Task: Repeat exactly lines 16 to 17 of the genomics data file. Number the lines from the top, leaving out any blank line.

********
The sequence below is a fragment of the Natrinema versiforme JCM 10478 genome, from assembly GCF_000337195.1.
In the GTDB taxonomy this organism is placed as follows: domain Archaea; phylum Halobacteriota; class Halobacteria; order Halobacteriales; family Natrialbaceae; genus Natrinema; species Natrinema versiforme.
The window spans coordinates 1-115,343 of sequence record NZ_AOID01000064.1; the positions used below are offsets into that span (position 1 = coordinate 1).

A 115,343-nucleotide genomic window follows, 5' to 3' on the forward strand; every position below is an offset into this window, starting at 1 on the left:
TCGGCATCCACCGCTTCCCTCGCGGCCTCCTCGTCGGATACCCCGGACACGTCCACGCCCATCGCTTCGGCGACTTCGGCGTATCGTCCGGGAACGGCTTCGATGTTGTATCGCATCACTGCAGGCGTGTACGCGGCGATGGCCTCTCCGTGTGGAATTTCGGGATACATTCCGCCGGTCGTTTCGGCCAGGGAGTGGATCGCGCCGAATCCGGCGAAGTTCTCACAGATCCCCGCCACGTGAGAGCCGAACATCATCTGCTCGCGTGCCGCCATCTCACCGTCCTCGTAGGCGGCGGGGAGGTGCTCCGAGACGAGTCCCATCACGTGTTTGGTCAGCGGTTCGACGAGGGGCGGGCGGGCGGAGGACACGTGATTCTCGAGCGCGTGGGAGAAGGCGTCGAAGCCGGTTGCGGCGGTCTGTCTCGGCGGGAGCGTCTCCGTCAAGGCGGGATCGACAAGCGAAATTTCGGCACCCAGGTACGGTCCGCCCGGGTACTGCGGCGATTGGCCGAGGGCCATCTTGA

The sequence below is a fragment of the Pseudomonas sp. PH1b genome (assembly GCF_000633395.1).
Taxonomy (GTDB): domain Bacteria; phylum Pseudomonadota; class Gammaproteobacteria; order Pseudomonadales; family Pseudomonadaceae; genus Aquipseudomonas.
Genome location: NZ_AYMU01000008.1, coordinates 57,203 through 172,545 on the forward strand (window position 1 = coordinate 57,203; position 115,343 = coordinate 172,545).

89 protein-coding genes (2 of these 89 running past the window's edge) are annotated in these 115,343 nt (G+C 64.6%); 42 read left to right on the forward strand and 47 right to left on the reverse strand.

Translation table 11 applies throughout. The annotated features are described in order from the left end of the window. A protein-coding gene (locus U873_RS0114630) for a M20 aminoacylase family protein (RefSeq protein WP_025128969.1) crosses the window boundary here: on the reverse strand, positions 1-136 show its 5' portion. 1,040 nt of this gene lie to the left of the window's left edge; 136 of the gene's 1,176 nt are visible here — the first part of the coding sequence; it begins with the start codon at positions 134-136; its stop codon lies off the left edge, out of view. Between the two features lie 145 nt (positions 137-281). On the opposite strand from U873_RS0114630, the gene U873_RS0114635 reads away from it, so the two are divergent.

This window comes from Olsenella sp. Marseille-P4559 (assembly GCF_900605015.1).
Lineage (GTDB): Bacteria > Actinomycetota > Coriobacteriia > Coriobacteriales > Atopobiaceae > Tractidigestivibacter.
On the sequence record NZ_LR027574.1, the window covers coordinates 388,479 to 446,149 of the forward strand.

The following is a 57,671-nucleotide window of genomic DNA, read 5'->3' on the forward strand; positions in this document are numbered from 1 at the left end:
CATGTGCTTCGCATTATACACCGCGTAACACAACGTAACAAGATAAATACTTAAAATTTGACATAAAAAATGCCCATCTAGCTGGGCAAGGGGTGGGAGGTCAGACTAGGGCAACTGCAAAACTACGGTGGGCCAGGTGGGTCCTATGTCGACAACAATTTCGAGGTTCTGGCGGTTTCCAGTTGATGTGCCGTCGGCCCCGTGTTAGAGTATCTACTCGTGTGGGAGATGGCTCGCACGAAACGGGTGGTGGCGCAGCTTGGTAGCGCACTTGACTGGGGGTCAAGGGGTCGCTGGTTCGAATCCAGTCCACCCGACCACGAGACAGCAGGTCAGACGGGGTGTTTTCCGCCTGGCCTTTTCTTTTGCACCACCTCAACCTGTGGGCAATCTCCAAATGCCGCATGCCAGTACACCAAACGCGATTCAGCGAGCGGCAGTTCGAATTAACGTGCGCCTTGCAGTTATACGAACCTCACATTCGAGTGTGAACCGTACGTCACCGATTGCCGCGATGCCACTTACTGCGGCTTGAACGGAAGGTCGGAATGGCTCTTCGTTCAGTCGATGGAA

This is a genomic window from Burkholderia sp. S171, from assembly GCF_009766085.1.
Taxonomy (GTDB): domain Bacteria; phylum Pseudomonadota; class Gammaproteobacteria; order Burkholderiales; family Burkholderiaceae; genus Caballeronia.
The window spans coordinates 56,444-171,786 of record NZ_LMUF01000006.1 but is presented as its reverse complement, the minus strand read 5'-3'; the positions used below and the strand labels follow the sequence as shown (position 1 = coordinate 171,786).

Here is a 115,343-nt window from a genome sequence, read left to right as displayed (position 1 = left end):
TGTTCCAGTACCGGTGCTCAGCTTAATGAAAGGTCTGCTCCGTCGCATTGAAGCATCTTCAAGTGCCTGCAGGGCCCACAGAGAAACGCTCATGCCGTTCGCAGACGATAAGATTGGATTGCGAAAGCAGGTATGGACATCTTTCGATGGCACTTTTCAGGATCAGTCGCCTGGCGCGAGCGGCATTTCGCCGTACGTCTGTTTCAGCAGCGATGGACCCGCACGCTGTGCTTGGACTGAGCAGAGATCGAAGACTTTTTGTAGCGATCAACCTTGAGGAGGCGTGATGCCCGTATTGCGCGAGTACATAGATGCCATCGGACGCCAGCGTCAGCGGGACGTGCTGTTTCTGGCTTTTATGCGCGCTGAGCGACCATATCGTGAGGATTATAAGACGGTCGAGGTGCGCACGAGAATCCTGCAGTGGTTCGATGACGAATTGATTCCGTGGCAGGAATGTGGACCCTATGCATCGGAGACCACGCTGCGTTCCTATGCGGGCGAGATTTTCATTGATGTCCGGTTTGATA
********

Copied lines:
This is a genomic window from Burkholderia sp. S171, from assembly GCF_009766085.1.
Taxonomy (GTDB): domain Bacteria; phylum Pseudomonadota; class Gammaproteobacteria; order Burkholderiales; family Burkholderiaceae; genus Caballeronia.